WASHINGTON — President Joe Biden, the oldest person to ever hold the office, tested positive for the coronavirus Thursday, but said his symptoms were mild and credited vaccines and booster shots with keeping him healthy.
Biden is “experiencing very mild symptoms” of COVID-19 and has begun taking Paxlovid, White House press secretary Karine Jean-Pierre said. “Consistent with (U.S. Centers for Disease Control and Prevention) guidelines, he will isolate at the White House and will continue to carry out all of his duties fully during that time.”
Early Thursday afternoon, the White House tweeted a photo of Biden seated at a desk, making calls from the residence. “Folks, I’m doing great. Thanks for your concern,” the tweet read. “Keeping busy!” Another tweet included a video of Biden standing on the Truman Balcony and describing his relief at having been vaccinated and boosted.
“I’m doing well, getting a lot of work done,” Biden says in the video. “In the meantime, thanks for your concern. And keep the faith — it’s going to be OK.”
A COVID-19 diagnosis for any 79-year-old is cause for concern, but Biden’s vaccination status may help him avoid serious complications. He received a fourth vaccine dose on March 30 and was found to be in good health during his annual physical last November.
According to a letter from the president’s doctor released by the White House, Biden tested positive first on an antigen test and had his diagnosis confirmed by a subsequent PCR test. His symptoms were a runny nose, fatigue and “an occasional dry cough that started (Wednesday) evening.”
“The president is fully vaccinated and twice-boosted, so I anticipate he will respond favorably, as most maximally protected patients do,” Dr. Kevin C. O’Connor, the White House physician, wrote.
The White House scrubbed Biden’s schedule for the next five days. Prior to his positive test, the president had planned to travel to Wilkes-Barre, Pennsylvania, and Philadelphia on Thursday before continuing on to his home in Wilmington for the weekend. Vice President Kamala Harris tested negative on Thursday, her office said. She last spent time with Biden on Tuesday and planned to continue with her scheduled events.
The president’s positive test comes amid a rise in cases nationally due to the highly contagious BA.5 variant and after a wave of high-profile COVID-19 diagnoses in Washington, as Cabinet members, senior aides and lawmakers have all contracted the virus. According to the CDC, the seven-day average of new cases increased 15.7% in the last week, while the rate of hospitalizations also rose by 14.4%.
“Because the president is fully vaccinated, double-boosted, his risk of serious illness is dramatically lower,” said Ashish Jha, the White House coronavirus coordinator, during the daily briefing. Biden, he added, “is breathing well. His oxygen level is normal.”
Aware of the public’s fatigue with mask mandates and other public health directives, Biden has sought to convince the nation that the resumption of normal — and unmasked — gatherings is fine as long as people have been vaccinated, while urging Congress to approve additional funding to ensure that vaccines and test kits remain available.
Jha, however, noted the contagiousness of the latest variants and urged the country to get vaccinated. “If you are over the age of 50 and you’ve not gotten a vaccine shot in the year 2022, you need to go get one,” he said.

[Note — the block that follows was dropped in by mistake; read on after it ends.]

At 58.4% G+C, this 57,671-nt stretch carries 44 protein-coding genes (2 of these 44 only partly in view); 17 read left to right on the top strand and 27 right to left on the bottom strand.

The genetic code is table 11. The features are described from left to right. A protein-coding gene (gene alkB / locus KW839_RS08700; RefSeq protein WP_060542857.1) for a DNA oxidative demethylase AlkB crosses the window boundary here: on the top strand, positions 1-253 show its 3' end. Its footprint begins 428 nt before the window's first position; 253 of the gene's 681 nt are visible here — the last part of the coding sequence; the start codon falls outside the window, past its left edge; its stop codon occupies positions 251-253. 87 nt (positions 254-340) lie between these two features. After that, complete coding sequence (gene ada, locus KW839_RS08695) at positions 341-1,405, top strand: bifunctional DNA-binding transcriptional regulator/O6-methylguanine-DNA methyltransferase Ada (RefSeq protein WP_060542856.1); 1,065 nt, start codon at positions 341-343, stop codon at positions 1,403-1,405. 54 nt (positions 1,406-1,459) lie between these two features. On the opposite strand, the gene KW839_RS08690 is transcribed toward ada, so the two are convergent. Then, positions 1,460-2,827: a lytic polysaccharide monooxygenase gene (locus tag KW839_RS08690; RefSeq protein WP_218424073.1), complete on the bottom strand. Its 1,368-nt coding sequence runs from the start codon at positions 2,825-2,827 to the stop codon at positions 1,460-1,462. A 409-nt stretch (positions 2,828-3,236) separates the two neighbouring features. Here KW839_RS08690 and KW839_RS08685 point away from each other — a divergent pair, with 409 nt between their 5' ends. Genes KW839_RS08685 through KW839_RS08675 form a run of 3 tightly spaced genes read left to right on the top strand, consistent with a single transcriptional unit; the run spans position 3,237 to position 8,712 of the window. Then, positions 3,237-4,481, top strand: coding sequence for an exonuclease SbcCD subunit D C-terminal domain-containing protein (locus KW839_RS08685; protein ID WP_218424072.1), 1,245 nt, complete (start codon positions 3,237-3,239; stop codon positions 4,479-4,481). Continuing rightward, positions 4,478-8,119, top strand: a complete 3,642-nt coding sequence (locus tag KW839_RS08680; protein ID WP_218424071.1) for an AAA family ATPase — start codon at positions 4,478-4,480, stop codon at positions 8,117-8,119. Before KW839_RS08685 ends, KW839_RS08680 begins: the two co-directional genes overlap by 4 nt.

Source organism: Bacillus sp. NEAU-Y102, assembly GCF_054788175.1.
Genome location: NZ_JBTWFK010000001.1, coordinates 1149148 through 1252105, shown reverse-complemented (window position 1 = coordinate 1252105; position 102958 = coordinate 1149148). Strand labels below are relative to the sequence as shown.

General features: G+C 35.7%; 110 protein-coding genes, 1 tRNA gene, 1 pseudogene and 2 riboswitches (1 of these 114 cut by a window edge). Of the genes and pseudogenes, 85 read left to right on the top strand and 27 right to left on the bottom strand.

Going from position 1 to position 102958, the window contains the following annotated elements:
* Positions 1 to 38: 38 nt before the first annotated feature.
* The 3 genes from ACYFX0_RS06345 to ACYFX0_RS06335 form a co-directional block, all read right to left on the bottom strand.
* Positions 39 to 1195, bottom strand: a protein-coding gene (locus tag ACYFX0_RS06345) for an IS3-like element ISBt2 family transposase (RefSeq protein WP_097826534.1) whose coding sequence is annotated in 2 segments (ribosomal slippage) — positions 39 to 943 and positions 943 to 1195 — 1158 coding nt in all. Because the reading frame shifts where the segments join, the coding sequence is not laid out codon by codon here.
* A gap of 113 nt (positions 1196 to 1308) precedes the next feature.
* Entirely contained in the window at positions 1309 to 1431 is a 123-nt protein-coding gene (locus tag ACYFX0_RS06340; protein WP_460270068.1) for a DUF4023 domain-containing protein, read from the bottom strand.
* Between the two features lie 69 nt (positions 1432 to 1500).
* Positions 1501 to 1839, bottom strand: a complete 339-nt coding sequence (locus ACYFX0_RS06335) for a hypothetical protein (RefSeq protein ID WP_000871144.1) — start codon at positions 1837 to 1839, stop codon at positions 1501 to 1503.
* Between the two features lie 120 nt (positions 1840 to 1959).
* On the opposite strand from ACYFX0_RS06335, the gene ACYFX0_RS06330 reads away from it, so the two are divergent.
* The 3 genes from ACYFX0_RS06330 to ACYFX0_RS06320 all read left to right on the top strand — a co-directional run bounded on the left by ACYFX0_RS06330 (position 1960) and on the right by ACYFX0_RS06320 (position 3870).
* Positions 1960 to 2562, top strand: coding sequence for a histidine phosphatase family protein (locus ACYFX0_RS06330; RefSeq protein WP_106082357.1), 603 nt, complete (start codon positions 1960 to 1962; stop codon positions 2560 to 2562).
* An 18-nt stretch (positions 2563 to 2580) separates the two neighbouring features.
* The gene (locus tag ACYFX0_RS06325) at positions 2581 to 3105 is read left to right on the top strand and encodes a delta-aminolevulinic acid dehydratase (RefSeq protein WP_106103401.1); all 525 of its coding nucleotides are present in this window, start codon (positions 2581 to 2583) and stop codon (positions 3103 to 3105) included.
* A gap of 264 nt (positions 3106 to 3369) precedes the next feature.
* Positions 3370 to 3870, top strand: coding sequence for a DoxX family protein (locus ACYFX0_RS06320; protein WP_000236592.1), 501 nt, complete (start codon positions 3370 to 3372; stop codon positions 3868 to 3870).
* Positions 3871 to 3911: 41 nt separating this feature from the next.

The White House wouldn’t speculate on where Biden may have gotten infected. “I don’t think that matters,” Jean-Pierre said, stating that the administration had long prepared for a scenario where Biden contracted the coronavirus.
Biden’s diagnosis comes just days after he returned from a five-day trip to Israel and Saudi Arabia and less than 24 hours after he flew with a number of lawmakers and aides to Somerset, Massachusetts, for a speech Wednesday on the need to combat climate change. The lawmakers who were with Biden aboard Air Force One included Massachusetts Sens. Elizabeth Warren and Edward J. Markey and Rep. Jake Auchincloss, D-Mass. The president also spent nearly 30 minutes chatting with John F. Kerry, his climate adviser, before heading to the airport after his event.
Biden called those individuals who traveled with him and may have been exposed, Jean-Pierre said.
On returning to Washington, the president took questions from reporters traveling with him and was asked about the rising numbers of COVID-19 infections and what the country should be doing.
“Getting vaccinated,” he replied. When a reporter, standing just a foot away from Biden, asked what he’d say to those who continue to refuse to get vaccinated, he said, “They’ve got a problem. ... It’s not in their interest or the public’s interest not to get vaccinated. We have the capacity to control it. They should get vaccinated now.”
First lady Jill Biden, despite being in close contact with the president, tested negative Thursday morning and kept her schedule, traveling to Detroit. She told reporters with her there that she’d spoken to the president. “He’s doing fine. He’s doing good,” she said.
Biden’s positive test is also a reminder of how difficult it can be to eliminate the potential for infection, even for someone as protected as the president. Everyone who travels or meets with Biden must be tested beforehand, according to the White House, and masks are required in the building.
Former President Donald Trump, whose White House was much more lax about coronavirus mitigation practices such as wearing masks, also contracted the virus while he was in office.
Trump became severely ill. He was given oxygen and an experimental antibody treatment, and he was hospitalized at Walter Reed National Military Medical Center for three days.